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Careers, Communication, Interviews, Jobs, Resumes, Uncategorized

What Can You Do for a Company?

Paraphrasing from JFK, I suggest during any job hunt or interview, don’t focus on what you want to do, but what you can do for a company.  These are indeed interesting times.  Many sectors are seeing an increase in unemployment, while other sectors have job openings and a lack of talent to fill those roles.  Many of my career coaching clients are coming to me not because they don’t have a good job, but more often now because they are really thinking long and hard about what they want to do.  I discussed in another blog, “Mortality Smacks Many in the Face,” how a brush with death (209K dead from COVID in the US alone) can wake up anyone.  We only have a limited time on this earth, so what do we want to do with our waking hours since most of us still have to pay the bills?

First, we have to do an assessment of our skills.  Often I find clients telling me I’m a good communicator, or I’ve got great project management skills.  These are what I consider soft skills that anyone can develop.  They are necessary to be successful but what differentiates you from others are the hard skills.  Do you have mad computer skills and can do a data migration?  Are you a talented health economist who can improve quality and reduce costs? Are you extremely knowledgeable about education systems and training?

There are plenty of assessment tests out there, you can do a formal one or you can do an inventory of your skills.  What I have found is that the things you love to do, tend to be the things you are best at doing.  Part of the assessment process is figuring out which of the skills or tasks you do you would like to continue doing in your next role.  Once you’ve done this, you can craft a resume to highlight these areas and a LinkedIn profile that complements the resume.   Sometimes a traditional resume can accomplish this, and sometimes a different format, one that is a mix of functional and chronological is better.  There are so many free tools available these days that anyone can create a very professional-looking resume. If you’re looking for resume templates, check Google docs or Canva.  The key ingredient to a strong marketing presentation of yourself is a strong pitch.  See my blog on pitches for more details on how to create one.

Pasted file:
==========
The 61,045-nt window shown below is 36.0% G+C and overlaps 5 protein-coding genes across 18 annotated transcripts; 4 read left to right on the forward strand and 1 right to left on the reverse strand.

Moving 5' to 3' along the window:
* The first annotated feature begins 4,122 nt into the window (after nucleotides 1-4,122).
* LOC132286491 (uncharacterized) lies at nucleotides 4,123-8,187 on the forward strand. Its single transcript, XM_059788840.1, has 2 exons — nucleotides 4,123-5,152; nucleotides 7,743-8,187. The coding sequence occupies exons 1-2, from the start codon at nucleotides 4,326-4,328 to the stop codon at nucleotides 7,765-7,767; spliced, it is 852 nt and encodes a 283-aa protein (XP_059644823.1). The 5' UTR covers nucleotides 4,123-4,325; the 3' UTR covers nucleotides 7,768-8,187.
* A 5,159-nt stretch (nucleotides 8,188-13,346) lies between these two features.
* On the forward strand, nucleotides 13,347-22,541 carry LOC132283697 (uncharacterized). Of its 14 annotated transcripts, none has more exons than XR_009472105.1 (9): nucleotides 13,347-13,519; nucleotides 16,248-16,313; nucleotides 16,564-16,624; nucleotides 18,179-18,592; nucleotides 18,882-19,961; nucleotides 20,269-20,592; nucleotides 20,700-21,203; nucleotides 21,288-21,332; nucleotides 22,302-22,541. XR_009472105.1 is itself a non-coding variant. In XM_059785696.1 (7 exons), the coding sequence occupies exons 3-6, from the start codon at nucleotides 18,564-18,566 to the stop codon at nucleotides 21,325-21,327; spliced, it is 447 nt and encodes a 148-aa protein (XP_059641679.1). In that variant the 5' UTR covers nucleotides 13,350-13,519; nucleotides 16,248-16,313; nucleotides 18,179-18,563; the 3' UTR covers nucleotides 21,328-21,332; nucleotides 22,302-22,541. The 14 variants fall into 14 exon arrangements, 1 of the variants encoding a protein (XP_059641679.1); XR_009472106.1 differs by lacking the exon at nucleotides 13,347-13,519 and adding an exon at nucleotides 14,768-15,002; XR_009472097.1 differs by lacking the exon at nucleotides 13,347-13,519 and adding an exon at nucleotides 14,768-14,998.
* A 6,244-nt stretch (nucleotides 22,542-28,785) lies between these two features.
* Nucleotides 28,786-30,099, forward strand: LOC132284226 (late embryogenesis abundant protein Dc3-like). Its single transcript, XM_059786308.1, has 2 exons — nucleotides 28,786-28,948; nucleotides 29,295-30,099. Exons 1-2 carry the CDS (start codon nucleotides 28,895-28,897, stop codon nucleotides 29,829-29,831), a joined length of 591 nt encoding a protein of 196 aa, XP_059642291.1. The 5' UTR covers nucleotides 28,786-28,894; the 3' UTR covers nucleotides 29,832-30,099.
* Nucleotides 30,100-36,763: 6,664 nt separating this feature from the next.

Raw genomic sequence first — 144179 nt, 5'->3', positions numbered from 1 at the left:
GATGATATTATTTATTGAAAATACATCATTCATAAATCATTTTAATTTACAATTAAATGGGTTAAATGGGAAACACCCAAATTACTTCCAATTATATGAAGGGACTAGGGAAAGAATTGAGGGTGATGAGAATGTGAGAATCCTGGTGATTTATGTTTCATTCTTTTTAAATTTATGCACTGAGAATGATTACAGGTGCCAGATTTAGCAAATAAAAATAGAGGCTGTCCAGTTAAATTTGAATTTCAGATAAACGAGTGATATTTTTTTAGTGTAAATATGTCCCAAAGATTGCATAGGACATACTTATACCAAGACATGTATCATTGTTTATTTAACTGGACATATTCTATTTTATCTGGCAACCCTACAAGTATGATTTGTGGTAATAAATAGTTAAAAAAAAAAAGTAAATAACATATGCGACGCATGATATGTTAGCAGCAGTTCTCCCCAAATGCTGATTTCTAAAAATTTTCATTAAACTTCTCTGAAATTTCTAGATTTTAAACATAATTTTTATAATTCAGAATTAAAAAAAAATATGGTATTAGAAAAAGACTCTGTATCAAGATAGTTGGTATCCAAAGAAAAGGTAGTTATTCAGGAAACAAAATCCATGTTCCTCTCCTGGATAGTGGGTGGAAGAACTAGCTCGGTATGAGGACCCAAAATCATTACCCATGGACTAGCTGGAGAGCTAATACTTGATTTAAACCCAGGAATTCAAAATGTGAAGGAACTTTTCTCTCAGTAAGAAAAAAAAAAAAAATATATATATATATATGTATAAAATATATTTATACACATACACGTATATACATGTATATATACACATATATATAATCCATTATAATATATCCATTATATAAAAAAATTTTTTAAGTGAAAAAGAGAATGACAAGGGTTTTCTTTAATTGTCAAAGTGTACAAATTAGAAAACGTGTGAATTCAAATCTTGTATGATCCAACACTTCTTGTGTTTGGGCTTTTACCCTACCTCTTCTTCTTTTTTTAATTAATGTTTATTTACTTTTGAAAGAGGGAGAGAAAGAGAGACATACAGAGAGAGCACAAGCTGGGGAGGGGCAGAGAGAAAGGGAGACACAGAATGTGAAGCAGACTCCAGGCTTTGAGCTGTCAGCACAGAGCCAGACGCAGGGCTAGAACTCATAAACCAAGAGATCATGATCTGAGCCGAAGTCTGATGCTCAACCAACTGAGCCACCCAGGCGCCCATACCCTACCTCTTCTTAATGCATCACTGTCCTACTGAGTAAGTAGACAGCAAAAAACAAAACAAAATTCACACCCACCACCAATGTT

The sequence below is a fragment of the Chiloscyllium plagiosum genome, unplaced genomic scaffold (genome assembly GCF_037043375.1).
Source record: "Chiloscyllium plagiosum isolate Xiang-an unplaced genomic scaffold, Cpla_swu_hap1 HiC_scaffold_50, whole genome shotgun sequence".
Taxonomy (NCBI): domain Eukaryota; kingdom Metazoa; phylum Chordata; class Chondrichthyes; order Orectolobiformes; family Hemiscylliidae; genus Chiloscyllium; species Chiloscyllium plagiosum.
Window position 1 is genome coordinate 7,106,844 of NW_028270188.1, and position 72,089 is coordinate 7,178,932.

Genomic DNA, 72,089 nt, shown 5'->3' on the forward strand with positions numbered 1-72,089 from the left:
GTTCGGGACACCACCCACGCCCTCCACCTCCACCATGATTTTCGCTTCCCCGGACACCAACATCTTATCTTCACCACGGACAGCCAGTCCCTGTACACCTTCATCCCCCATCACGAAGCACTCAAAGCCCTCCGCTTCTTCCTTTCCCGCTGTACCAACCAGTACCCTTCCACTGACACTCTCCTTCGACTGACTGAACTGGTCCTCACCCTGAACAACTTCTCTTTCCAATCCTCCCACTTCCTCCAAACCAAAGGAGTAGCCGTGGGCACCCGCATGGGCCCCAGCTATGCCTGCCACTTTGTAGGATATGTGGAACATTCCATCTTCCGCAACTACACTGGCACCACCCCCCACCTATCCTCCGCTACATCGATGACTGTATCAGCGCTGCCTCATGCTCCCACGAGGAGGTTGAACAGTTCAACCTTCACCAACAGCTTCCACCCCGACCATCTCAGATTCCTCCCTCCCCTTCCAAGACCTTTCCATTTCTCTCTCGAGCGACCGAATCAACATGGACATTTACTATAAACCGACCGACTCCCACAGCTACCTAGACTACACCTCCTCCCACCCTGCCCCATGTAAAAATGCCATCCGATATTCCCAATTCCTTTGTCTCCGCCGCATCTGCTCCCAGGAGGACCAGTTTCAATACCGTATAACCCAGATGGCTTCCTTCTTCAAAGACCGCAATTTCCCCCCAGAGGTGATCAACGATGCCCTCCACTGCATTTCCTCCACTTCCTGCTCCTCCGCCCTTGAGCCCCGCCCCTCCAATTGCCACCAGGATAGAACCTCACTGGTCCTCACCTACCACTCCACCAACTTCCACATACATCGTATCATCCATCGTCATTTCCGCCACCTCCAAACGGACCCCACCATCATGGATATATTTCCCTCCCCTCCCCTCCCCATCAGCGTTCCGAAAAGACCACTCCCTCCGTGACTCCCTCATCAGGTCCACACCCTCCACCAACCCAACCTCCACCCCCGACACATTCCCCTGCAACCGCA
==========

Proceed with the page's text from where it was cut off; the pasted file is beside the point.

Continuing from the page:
A pitch highlights and shares your best skills and in what environments you have used them.  But, what a pitch really does is translate for a company what you do, how you do it, and what that means to them.  It’s one thing to list all your accomplishments, it’s another thing to translate them into what you can do for an organization.  They want to know how you will impact the bottom line and what you bring to the table.

The purpose of a resume or a LinkedIn profile is to capture someone’s attention so they want to learn more.  Ideally, a profile will gain you entry to an informational or formal interview.  What you do with that time is key.  Preparation matters.  Ask good questions and demonstrate you have done your homework and know how to listen.  A client and friend shared how much she values the STAR approach when responding to interview questions.  If you aren’t familiar with behavioral interviews it’s simple, S=Situation, T=Task, A=Action, and R=Results.  If you can share short concise powerful stories in this format that illustrate your capabilities and demonstrate the results, this is incredible.  It leads you to the final punch, translating the results into how a company benefits from bringing you into their team. A good match results in a satisfying career and a successful company.